Question Help, Desktop won't boot

aradiel

Distinguished
May 26, 2006
35
0
18,530
0
Bit of a strange one this, but intermittently my desktop won't boot.

On Friday when powering on the computer, everything seemed fine at first - all the fans switched on, but the monitors didn't display anything and windows didn't make the startup sound.

On Saturday, everything works fine again. This is annoying as not only do I game on this, but my wife needs it to work during the pandemic.

I ran as many diagnostics as I could:
All hard drives have good SMART reports
The cpu diagnostic is good
Windows memory tests returned no faults

I don't know where any relevant logs would be (if there are any)

Most of the components are now a decade old (literally built this in 2011) do mobos/cpus/ram degrade over time?

I know these are simple and probably stupid questions, but I want to fix what is wrong rather than replace everything.
 

iPeekYou

Distinguished
Jul 7, 2014
394
76
18,790
10
What's your system specifications OP? If it's a system with both dedicated GPU and iGPU you can start by unplugging the dedicated and using the integrated one to see if it works.
 

aradiel

Distinguished
May 26, 2006
35
0
18,530
0
I had thought of that but when the issue occurred wasn't in the right mind to try. The issue with replacing anything at the moment is that since everything is currently working, I won't know that the issue is fixed (I will only know if it isn't when it happens again)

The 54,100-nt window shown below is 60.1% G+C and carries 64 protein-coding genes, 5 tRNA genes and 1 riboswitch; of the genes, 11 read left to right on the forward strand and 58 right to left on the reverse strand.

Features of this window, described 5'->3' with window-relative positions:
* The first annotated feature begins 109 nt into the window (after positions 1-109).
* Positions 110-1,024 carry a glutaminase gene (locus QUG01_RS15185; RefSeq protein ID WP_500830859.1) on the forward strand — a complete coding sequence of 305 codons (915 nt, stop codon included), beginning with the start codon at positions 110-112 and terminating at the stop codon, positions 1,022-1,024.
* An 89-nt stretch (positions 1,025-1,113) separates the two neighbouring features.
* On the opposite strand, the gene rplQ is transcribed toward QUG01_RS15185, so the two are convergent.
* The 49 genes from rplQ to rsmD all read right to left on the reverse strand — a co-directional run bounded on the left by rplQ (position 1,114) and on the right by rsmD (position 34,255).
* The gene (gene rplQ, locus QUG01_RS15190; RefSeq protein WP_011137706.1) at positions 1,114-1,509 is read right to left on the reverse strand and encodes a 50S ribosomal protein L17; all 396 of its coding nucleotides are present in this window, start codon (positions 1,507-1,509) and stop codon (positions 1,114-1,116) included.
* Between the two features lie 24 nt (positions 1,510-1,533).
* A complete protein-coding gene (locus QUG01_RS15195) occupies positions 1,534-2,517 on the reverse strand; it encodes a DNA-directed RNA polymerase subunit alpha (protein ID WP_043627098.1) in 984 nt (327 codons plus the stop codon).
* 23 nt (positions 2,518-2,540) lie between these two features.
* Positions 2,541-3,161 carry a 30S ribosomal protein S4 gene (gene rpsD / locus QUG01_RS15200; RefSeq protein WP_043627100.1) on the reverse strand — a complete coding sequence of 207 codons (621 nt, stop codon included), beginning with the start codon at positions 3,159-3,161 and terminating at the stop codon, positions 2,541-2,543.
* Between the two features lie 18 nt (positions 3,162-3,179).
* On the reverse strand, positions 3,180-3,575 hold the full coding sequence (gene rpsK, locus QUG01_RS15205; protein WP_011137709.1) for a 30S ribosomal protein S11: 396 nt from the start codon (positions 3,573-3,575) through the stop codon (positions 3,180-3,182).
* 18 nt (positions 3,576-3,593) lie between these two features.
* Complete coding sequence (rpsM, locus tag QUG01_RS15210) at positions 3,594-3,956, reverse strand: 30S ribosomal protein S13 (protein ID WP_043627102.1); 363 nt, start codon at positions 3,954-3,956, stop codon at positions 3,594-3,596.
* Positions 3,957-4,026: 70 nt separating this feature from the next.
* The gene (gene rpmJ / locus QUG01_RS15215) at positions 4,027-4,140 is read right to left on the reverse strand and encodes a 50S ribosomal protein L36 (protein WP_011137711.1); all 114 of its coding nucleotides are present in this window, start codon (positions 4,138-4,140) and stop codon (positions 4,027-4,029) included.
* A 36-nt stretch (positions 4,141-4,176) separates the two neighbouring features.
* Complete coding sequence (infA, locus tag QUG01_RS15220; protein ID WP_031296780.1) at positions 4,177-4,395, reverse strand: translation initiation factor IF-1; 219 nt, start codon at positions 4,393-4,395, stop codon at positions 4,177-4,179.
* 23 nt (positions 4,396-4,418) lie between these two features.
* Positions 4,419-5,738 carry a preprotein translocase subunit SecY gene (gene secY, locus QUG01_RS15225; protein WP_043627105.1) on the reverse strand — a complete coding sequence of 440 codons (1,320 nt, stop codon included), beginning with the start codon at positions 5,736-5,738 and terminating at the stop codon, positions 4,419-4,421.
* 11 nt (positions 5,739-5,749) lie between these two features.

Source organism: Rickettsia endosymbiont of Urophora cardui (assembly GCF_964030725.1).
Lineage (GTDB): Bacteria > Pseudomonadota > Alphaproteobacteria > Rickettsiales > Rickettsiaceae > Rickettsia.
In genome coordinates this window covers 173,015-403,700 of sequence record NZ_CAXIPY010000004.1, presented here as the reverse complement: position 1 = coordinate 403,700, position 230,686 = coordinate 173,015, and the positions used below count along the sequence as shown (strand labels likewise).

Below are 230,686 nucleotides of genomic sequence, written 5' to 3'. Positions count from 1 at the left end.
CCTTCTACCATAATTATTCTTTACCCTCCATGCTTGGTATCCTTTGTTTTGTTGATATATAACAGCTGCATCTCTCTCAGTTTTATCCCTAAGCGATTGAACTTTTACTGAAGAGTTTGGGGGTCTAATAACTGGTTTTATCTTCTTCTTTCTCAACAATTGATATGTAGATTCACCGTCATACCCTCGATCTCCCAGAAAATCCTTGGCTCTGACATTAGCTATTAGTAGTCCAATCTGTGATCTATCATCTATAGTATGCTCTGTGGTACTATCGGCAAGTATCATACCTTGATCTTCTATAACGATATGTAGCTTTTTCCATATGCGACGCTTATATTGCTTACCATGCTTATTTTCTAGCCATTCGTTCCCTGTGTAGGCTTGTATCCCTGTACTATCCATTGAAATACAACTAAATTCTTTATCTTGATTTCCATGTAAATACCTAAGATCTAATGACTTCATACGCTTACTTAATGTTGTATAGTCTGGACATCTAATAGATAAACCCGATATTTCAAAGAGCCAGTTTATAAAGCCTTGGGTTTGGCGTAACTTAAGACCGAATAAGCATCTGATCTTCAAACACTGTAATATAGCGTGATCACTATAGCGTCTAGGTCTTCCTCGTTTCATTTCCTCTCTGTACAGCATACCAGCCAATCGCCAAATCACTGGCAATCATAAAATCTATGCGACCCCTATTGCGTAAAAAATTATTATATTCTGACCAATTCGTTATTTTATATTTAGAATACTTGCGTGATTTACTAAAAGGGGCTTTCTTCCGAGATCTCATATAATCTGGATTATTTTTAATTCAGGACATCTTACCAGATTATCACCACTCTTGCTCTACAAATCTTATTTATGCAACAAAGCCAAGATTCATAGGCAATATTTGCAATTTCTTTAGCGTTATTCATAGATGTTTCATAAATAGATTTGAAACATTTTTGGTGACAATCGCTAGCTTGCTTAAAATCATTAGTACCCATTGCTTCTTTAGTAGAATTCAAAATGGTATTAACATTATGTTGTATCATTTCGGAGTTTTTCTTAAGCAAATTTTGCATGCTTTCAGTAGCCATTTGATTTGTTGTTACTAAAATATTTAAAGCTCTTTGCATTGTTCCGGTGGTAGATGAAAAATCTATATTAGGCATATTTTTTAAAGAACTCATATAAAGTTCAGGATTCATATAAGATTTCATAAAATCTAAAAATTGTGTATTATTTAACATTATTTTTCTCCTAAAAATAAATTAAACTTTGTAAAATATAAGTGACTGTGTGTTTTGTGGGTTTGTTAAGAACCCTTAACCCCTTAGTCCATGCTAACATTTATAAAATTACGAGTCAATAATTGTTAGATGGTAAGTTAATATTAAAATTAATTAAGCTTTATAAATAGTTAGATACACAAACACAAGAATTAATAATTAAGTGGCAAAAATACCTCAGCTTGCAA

[edit] This is my current build:
GPU: Gigabyte GM206-300 Nvidia Geforce GTX 960
CPU: Intel Core i5 2500 (with added ARCTIC Freezer 34 eSports DUO cooler)
Mobo: Asus P8Z68-V LX
Memory: Crucial CT51264BA1339.M16F (4GB) x 2
PSU: Corsair 520 Modular Power Supply (it's Black/Yellow and not on PC Part Picker)
HDDS: Crucial CT500MX500SSD1, Western Digital WDC WD15EADS-00P8B0 & WDC WD20EARS-00J2GB0, KINGSTON SV200S3256G
Optical drives: Optiarc DVD RW AD-7260S
 
Last edited:

iPeekYou

Distinguished
Jul 7, 2014
394
76
18,790
10
I had thought of that but when the issue occurred wasn't in the right mind to try. The issue with replacing anything at the moment is that since everything is currently working, I won't know that the issue is fixed (I will only know if it isn't when it happens again)

[edit] This is my current build:
GPU: Gigabyte GM206-300 Nvidia Geforce GTX 960
CPU: Intel Core i5 2500 (with added ARCTIC Freezer 34 eSports DUO cooler)
Mobo: Asus P8Z68-V LX
Memory: Crucial CT51264BA1339.M16F (4GB) x 2
PSU: Corsair 520 Modular Power Supply (it's Black/Yellow and not on PC Part Picker)
HDDS: Crucial CT500MX500SSD1, Western Digital WDC WD15EADS-00P8B0 & WDC WD20EARS-00J2GB0, KINGSTON SV200S3256G
Optical drives: Optiarc DVD RW AD-7260S
True, the shotgun approach to parts is prohibitively wasteful. That's why I thought of eliminating one variable (GPU) to make sure of that. This is a bad time to be replacing PC parts, to boot.

You can try breadboarding it first, and booting with bare minimums: CPU, one stick of RAM, nothing else. You should see the BIOS startup if the core components are working.
Turn off, add the other RAM stick. If it didn't work, reseat the new RAM, or switch slots. Whichever then results in successful boot to BIOS.
Plug in the drives (including DVD drive) individually to check, and turn off for GPU installation then restart. At least we can work with removing variable by variable that way.
Also reset CMOS while you're at it since the system is disassembled anyway, or replace the CMOS battery as well, they're dirt cheap.

It can be a pain in the butt to really troubleshoot PCs, OP. Issues can happen from problems that don't seem to be related (had a short on GPU that killed USB front port, how dumb is that?) . The easy way to troubleshoot really is having a spare, known good system to cannibalize some parts off of. That way is, as mentioned, wasteful. Easy, though.
 
Reactions: aradiel

ASK THE COMMUNITY